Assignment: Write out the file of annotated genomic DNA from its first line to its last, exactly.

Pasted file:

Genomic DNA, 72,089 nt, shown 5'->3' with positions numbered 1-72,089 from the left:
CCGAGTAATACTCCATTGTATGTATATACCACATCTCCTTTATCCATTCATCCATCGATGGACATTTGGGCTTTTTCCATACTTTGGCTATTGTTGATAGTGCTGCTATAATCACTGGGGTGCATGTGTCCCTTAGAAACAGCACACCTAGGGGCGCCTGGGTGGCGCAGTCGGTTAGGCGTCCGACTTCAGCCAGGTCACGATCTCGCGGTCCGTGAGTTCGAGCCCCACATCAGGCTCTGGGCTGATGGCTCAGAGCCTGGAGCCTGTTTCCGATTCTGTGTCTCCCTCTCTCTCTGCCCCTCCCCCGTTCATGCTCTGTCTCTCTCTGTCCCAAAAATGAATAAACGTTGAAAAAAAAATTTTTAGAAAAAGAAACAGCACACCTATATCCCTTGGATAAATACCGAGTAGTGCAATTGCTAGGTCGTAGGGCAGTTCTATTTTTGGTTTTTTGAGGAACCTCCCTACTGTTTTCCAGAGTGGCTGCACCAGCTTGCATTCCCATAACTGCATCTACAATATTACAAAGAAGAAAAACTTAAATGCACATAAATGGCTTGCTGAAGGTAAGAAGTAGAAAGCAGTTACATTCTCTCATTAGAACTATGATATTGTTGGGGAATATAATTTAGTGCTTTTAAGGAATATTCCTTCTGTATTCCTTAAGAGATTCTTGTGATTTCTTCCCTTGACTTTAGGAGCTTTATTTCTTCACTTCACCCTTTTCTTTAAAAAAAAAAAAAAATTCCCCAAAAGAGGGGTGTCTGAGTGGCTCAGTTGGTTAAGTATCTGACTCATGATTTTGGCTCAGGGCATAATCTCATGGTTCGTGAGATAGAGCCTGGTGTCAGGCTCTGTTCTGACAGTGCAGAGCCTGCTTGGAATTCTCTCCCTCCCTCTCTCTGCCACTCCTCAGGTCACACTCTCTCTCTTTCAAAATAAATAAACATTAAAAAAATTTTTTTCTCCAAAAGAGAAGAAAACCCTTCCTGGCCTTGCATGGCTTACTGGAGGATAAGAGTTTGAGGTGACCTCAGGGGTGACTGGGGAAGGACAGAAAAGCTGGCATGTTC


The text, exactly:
Genomic DNA, 72,089 nt, shown 5'->3' with positions numbered 1-72,089 from the left:
CCGAGTAATACTCCATTGTATGTATATACCACATCTCCTTTATCCATTCATCCATCGATGGACATTTGGGCTTTTTCCATACTTTGGCTATTGTTGATAGTGCTGCTATAATCACTGGGGTGCATGTGTCCCTTAGAAACAGCACACCTAGGGGCGCCTGGGTGGCGCAGTCGGTTAGGCGTCCGACTTCAGCCAGGTCACGATCTCGCGGTCCGTGAGTTCGAGCCCCACATCAGGCTCTGGGCTGATGGCTCAGAGCCTGGAGCCTGTTTCCGATTCTGTGTCTCCCTCTCTCTCTGCCCCTCCCCCGTTCATGCTCTGTCTCTCTCTGTCCCAAAAATGAATAAACGTTGAAAAAAAAATTTTTAGAAAAAGAAACAGCACACCTATATCCCTTGGATAAATACCGAGTAGTGCAATTGCTAGGTCGTAGGGCAGTTCTATTTTTGGTTTTTTGAGGAACCTCCCTACTGTTTTCCAGAGTGGCTGCACCAGCTTGCATTCCCATAACTGCATCTACAATATTACAAAGAAGAAAAACTTAAATGCACATAAATGGCTTGCTGAAGGTAAGAAGTAGAAAGCAGTTACATTCTCTCATTAGAACTATGATATTGTTGGGGAATATAATTTAGTGCTTTTAAGGAATATTCCTTCTGTATTCCTTAAGAGATTCTTGTGATTTCTTCCCTTGACTTTAGGAGCTTTATTTCTTCACTTCACCCTTTTCTTTAAAAAAAAAAAAAAATTCCCCAAAAGAGGGGTGTCTGAGTGGCTCAGTTGGTTAAGTATCTGACTCATGATTTTGGCTCAGGGCATAATCTCATGGTTCGTGAGATAGAGCCTGGTGTCAGGCTCTGTTCTGACAGTGCAGAGCCTGCTTGGAATTCTCTCCCTCCCTCTCTCTGCCACTCCTCAGGTCACACTCTCTCTCTTTCAAAATAAATAAACATTAAAAAAATTTTTTTCTCCAAAAGAGAAGAAAACCCTTCCTGGCCTTGCATGGCTTACTGGAGGATAAGAGTTTGAGGTGACCTCAGGGGTGACTGGGGAAGGACAGAAAAGCTGGCATGTTC